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(11/8/2008) The following article originally appeared in the Friday, November 7, 2008 edition of "The Jakarta Post" and was written by Djody Trisusanto, the head of Jones Lang LaSalle Hotels' Division.
Can Bali and its Luxury Villa Hotel Market Maintain Growth?
Bali will achieve a second consecutive record in international tourist arrivals this year, with January to September 2008 arrivals already at 1.5 million, a near 20 percent growth year-on-year.
This has been fueled by increased arrivals from Bali's traditional source markets, including Australia, the United States, France and the U.K. as well as solid growth in relatively new markets, including Russia, China and India. Despite being a slow-growing target source, Japan still represents the biggest market for Bali with about 20 percent of the total share.
The growth so far in 2008 has been partly due to an increase in the number of carriers authorized to land in Bali, and increased flight frequency. The lifting of the recent U.S. travel warning on Indonesia has also raised travel confidence and increased visitor growth from international markets.
Future growth is made possible with the potential resumption of Garuda services to Europe, the proposed expansion of Ngurah Rai Airport and the scheduled opening of a new international airport in Lombok in 2010.
Since 1998, Bali has managed to enjoy a positive compounded annual average growth of about 6 percent, weathering setbacks from the Asian financial crisis in 1998, terrorist attacks in 2002 and 2005 and the SARS epidemic in 2003.
The key to Bali's market resiliency is its uniqueness. It offers the beauty and harmony of endless cultural attractions, beaches and mountain resorts, culinary experiences, shopping and a wide choice of hospitality services, including luxury villa hotels.
The latter concept, which was pioneered by the Oberoi, Amanresorts and the Four Seasons in the early 1990s, has expanded significantly.
Bali has since become internationally recognized as the launching pad in Asia for many international luxury brands that include the Ritz Carlton, Bvlgari, Oriental Express, Como Shambhala and more recently the St. Regis.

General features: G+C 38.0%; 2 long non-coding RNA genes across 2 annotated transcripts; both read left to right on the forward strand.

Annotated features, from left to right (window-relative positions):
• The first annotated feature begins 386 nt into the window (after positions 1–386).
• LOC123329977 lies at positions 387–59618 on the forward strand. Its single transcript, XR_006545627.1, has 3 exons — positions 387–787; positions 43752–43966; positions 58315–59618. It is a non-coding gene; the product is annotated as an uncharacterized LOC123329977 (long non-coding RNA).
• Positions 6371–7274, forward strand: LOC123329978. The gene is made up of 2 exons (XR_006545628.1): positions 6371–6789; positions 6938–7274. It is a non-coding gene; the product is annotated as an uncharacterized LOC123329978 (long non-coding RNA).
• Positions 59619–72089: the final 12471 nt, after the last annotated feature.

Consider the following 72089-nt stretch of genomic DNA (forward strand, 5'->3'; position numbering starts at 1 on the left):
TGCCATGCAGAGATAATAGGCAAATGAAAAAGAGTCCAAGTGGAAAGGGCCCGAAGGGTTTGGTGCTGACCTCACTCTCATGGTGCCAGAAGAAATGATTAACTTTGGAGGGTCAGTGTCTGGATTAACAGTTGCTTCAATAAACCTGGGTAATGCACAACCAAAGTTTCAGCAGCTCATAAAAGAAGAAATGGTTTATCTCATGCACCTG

The list grows longer with more luxury brands, such as W Retreat and Spa, Raffles, Banyan Tree and Alila set to open in the near future.
These luxury villa hotels offer privacy, luxury, views and personal services featuring detached villas with detailed architectural design, private pools, spacious indoor and outdoor living areas and lavish bathroom facilities.
With their superior attributes, luxury villa hotels are able to command significant rates, with an average daily rate (ADR) in the first six months of 2008 of about US$602, up by 20 percent from a year ago.
Occupancy, however, has grown at a more moderate pace -- about 56.7 percent during the same review period against 53.2 percent in 2007. This is attributable to the proliferation of private and independent villa developments in Bali over the last two years, which have shared demand segments with luxury villas.
Overall, the growth of both ADR and occupancy has lifted the revenue per available room (RevPAR) of the luxury villa hotel market by more than 28 percent on year to $341 in the January to June 2008 period. Despite declines in RevPAR in 2002, 2004 and 2006, over the past ten years, RevPAR has grown positively at more than 7 percent, showing the resilience of this market.
The rising number of private and independent villas is not seen as a serious threat to the luxury villa hotel market. Most of these establishments appeal to different market segments, with most looking for a bargain as most branded luxury villa hotels in Bali have continued to increase their rates over the last few years.
Adding to this is the intention of the Bali provincial government to increase control over the developments of these private villas.
Evidence of improved compliance between the state and developers has come in the force of the new governor's decision to enforce regulations, particularly those affecting Bali's aesthetics and environment.
Performance in the remainder of 2008 is likely to remain strong in view of normal cancellation levels and anticipated demand growth during the seasonal year-end holidays. We expect luxury villa hotels to see a record performance in 2008.
However, performance in early 2009 may curb as global economies slow and currencies of countries that are traditionally feeders for Bali weaken against the U.S. dollar.
The Bali tourism industry has experienced ups and downs and the luxury villa hotel market, similar to property markets, is cyclical.
In light of the tighter liquidity and competitive market environment, supply growth over the next few years will likely slow as developers and financiers review the size of their proposed projects, the target markets and the timing/staging of their developments.
Estimates of demand for luxury villa hotels will change with new demographics and segments.
The cycle will continue, and over the years with improved development regulations, security and infrastructure, we believe this luxury villa market will enjoy long term growth and continue to be resilient.